What does IR35 mean for your business?
There’s been discussion and moves to push through IR35 reforms for quite some time, and the latest round had been planned for April 2020. Obviously COVID-19 changed HMRC’s priorities and the original date was scrapped. Despite criticism and a 67-page report from the House of Lords describing the reforms as unfair on contractors and burdensome for businesses, no extension was granted.
The latest changes are due to come into effect in April 2021 and don’t look likely to be stopped before then. The changes have been delayed by a year so they’re nothing new. But with the effects of COVID-19 likely to be felt for a while to come, and the prospect of a no deal Brexit, it’s another thing to add to current business concerns.
Make sure you know how you might be affected and what you can do to prepare. Below, we’ll answer the following questions:
- What’s changing with IR35?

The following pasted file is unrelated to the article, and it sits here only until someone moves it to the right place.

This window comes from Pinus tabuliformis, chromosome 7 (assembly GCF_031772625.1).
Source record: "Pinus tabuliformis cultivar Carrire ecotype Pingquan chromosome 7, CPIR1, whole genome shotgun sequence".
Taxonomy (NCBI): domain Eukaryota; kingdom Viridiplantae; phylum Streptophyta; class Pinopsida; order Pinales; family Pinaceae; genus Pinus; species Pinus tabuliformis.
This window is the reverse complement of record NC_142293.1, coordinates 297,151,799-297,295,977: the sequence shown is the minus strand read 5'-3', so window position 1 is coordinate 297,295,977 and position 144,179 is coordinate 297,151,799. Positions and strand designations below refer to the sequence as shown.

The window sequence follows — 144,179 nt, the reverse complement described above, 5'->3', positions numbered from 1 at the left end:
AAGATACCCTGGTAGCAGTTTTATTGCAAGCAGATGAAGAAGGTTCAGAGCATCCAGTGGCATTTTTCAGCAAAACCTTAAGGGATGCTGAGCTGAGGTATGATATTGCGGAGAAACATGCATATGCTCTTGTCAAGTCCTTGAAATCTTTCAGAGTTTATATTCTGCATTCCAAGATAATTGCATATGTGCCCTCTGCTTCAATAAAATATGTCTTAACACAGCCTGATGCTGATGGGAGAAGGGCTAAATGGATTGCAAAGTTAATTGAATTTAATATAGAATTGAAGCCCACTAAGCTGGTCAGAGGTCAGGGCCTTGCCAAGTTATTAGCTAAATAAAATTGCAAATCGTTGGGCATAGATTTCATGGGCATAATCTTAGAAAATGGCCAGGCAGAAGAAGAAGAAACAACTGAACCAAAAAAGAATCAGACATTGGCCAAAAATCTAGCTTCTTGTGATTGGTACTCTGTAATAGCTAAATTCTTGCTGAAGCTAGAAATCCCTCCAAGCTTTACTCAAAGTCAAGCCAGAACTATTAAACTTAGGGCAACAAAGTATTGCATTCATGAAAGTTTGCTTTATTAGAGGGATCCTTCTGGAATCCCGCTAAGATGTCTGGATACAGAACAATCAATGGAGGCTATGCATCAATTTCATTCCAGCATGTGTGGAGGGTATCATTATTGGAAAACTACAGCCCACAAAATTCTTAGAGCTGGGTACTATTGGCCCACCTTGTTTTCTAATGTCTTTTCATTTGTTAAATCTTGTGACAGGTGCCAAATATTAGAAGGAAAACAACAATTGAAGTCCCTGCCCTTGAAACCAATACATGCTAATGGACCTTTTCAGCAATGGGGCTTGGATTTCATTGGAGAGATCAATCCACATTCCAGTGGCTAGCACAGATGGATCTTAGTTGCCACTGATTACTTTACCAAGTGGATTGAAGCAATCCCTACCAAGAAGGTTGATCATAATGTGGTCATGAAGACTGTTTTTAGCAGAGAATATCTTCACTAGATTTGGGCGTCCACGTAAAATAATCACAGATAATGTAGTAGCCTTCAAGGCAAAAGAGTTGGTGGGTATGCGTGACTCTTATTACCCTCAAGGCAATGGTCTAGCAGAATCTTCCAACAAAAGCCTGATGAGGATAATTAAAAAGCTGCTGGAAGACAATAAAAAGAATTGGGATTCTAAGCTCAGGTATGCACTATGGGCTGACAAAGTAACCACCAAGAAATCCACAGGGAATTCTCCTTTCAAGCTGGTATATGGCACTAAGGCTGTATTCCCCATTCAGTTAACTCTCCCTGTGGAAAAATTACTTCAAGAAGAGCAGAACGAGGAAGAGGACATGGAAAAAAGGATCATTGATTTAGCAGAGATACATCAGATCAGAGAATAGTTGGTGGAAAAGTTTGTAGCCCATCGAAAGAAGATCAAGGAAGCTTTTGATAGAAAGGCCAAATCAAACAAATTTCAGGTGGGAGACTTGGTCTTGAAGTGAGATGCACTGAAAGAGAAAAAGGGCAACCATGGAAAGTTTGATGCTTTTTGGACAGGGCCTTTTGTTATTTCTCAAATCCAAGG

- Will private sector businesses be affected by IR35?
- How do I know if a contractor falls under IR35?
- How should I prepare my business for IR35 changes?
IR35 was introduced in 2000 in order to combat tax avoidance amongst freelancers and contractors. Currently public sector businesses must determine whether a freelance contractor they pay falls under IR35 or not – and if they do, they must make National Insurance contributions for them. Essentially, what’s happening now is that all businesses will have to determine the employment status of any off-payroll workers they contract. The latest amendment is set to bring in around £1.3 billion for the Treasury.
So from April 2021, as an employer you’ll need to decide whether you should pay the relevant National Insurance rather than the contractor themselves. You’ll need to make a Status Determination Statement (SDS) for every contract you agree with an agency or worker. Not taking reasonable care with this determination will mean the worker’s tax and NI contributions become your responsibility.